A number of other incidents took place in the Queens’ post room. I ordered a few books online, to be delivered to my college address, and never received any of them. Each time, I found the packaging of the book stuffed into my pidge, and the book itself missing. I am not in college that regularly, thus it would have been easy enough for someone to steal my books. Pigeon hole thefts, however, aren’t really much to write home about, and are depressingly common in Cambridge. I reported each incident to the Porters. Queens’ doesn’t have CCTV in the post room, thus there wasn’t much they could do. Somewhere, someone has my copies of “Heartbreak,” by Andrea Dworkin, “On Contradiction and Practice,” by Mao, and “A Thousand Plateaus” by Deleuze and Guattari, and I’d quite like them back. I’m also aware that that selection of books makes me sound like a right pretentious twit, but hey, I am a pretentious twit.
The abuse, however, really kicked into overdrive in Lent term. Some of you may have read my previous blog post about this – the abuse began after I wrote something long-winded but broadly inoffensive about the CUSU elections. The sneering field-day that sections of the student press were having about the lack of candidates for a couple of positions was annoyingly unbalanced and I figured that I might write a few things about the situation from the perspective of someone who’d worked for CUSU. This provoked an online shit-storm. Within a few days of my post, I had received no less than 20 threats of violence and death. Many of these were comments on the blog, while others were sent directly to my email address. Now, this I find very perplexing. Whilst the issue of CUSU is fairly polarising in Cambridge, I really can’t see how someone cares so much about my opinions on what is essentially a small charity in East Anglia to wish death upon me, let alone so incessantly. That said, I know the internet, and it is, among other things, a forum for people to be as nasty as possible in a scatter gun approach. Perhaps someone had shared my blog post on the wrong forum, and so anti-left, anti-student, or even anti-Cambridge individuals had decided to vent their rage against me. I tried my best to get on with things. It was, however, at this point, that I was introduced to “Voice of Cambridge,” the screen name of the troll and bully who has been the bane of my life since.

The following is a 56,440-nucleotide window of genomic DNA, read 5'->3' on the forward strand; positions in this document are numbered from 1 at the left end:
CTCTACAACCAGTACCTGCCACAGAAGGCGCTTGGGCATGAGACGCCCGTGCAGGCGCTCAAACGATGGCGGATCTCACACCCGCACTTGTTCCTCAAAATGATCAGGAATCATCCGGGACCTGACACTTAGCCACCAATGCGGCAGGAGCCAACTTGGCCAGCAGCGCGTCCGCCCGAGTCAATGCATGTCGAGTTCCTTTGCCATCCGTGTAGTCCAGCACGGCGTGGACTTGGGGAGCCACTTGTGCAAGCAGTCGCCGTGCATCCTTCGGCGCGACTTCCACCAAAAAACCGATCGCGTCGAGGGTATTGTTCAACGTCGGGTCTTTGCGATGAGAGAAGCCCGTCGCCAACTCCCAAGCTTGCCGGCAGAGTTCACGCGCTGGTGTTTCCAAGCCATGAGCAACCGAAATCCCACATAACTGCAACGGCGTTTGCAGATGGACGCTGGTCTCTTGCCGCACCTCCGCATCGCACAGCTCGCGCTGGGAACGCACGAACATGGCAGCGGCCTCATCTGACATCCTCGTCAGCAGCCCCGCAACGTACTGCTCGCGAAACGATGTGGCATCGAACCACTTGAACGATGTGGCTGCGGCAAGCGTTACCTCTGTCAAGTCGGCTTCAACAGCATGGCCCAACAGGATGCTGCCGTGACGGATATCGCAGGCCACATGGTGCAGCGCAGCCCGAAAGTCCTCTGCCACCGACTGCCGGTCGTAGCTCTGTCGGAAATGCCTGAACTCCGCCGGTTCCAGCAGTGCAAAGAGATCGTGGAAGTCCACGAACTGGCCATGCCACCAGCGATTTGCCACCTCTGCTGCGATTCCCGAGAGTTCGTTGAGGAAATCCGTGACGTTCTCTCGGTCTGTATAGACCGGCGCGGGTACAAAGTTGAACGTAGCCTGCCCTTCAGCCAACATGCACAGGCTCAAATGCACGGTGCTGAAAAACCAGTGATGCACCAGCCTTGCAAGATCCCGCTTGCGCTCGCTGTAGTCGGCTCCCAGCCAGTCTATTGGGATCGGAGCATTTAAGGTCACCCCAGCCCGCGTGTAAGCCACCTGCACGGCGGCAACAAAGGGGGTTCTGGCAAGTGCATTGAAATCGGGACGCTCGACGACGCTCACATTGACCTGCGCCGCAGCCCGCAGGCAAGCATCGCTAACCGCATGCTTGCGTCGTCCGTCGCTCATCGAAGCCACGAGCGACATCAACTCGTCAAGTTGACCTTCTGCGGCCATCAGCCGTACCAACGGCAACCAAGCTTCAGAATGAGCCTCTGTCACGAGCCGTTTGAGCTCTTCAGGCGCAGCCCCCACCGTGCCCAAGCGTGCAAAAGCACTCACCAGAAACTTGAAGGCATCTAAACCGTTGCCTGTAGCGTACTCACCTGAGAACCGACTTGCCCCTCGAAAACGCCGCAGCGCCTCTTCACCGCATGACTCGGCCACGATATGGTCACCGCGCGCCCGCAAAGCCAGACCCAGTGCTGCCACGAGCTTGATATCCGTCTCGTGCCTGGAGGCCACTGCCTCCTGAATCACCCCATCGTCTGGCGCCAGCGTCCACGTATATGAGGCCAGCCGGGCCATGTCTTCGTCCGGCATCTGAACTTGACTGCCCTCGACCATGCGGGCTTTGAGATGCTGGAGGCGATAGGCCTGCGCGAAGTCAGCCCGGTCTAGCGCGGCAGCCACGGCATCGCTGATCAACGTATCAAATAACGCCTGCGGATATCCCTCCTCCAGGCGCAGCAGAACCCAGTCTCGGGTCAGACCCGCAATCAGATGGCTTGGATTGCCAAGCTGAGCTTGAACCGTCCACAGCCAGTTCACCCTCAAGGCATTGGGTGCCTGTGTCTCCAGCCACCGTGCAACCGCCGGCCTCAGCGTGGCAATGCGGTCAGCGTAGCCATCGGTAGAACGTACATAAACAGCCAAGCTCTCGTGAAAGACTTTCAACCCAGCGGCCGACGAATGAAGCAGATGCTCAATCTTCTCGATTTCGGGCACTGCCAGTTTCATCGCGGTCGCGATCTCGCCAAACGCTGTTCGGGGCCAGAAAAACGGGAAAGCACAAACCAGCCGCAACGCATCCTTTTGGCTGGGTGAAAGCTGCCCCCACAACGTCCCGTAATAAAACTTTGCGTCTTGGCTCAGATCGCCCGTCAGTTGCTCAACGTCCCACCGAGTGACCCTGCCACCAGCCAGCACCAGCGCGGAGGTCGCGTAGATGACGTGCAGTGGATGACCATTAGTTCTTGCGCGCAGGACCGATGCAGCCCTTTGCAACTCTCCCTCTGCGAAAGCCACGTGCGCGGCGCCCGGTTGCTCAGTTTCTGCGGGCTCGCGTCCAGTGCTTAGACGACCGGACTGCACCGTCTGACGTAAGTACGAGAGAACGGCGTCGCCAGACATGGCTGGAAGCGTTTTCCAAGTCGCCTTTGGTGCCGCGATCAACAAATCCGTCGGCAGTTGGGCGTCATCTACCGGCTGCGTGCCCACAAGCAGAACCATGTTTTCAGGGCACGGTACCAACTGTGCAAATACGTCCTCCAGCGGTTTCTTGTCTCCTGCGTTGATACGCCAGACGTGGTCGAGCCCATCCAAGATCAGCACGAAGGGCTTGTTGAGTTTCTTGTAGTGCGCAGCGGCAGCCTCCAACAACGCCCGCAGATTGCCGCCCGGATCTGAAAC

Following this, I received some of the following messages, often on a daily basis. After disabling comments on the blog, most of these came to my personal email account. I publish a handful of them on a Google doc here – *PLEASE NOTE THAT THEY ARE GRAPHICALLY VIOLENT IN TERMS OF PHYSICAL AND SEXUAL ASSAULT*